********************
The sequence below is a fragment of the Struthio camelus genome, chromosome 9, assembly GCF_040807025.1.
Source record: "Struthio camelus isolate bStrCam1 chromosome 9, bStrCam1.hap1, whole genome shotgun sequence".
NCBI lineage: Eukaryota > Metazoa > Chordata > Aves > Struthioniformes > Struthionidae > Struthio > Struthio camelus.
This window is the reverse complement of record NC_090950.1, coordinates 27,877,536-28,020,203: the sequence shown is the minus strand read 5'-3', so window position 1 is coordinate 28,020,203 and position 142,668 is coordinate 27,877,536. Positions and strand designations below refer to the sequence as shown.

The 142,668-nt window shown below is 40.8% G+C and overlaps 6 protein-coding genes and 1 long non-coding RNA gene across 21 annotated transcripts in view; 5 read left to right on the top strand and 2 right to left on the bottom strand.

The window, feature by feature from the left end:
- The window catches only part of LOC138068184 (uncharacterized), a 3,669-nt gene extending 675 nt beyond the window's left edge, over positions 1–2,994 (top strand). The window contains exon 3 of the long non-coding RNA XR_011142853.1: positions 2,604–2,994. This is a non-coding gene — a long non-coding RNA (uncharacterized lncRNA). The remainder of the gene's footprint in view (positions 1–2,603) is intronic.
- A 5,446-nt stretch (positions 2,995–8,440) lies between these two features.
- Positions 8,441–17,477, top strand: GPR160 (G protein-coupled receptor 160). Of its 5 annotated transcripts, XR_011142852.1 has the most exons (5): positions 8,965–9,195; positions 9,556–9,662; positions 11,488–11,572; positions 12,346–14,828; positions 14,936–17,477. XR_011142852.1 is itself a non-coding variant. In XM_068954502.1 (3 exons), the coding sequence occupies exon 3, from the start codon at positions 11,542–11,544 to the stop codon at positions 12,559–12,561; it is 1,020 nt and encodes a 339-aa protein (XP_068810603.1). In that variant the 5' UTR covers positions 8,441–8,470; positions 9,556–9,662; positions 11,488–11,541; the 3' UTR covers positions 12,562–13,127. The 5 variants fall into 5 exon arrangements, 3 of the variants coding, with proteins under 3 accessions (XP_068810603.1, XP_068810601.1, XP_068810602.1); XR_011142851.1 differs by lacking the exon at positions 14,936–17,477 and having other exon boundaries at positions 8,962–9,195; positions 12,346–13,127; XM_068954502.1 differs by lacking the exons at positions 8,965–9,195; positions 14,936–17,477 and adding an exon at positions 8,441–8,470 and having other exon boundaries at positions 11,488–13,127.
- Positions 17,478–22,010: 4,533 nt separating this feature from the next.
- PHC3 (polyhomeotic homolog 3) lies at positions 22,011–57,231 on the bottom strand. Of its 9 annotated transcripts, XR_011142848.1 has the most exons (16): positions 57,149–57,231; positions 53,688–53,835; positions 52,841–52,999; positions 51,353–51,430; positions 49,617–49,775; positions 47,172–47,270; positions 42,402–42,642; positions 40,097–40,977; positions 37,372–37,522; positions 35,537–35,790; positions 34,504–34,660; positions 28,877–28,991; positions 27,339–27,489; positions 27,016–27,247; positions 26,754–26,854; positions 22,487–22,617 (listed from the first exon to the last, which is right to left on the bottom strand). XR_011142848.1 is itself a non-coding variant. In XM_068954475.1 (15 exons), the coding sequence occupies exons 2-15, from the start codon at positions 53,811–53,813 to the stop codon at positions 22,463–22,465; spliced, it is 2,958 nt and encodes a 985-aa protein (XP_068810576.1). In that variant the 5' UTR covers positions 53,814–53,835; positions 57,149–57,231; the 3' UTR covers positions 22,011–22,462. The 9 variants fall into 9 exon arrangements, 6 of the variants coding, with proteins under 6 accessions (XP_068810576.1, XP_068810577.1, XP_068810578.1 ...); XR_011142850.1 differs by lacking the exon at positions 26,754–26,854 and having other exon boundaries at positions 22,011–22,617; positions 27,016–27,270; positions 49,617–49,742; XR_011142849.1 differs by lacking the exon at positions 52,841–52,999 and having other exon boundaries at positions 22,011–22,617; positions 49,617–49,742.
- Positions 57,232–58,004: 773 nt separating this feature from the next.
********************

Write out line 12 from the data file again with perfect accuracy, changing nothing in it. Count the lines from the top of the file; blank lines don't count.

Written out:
- Positions 57,232–58,004: 773 nt separating this feature from the next.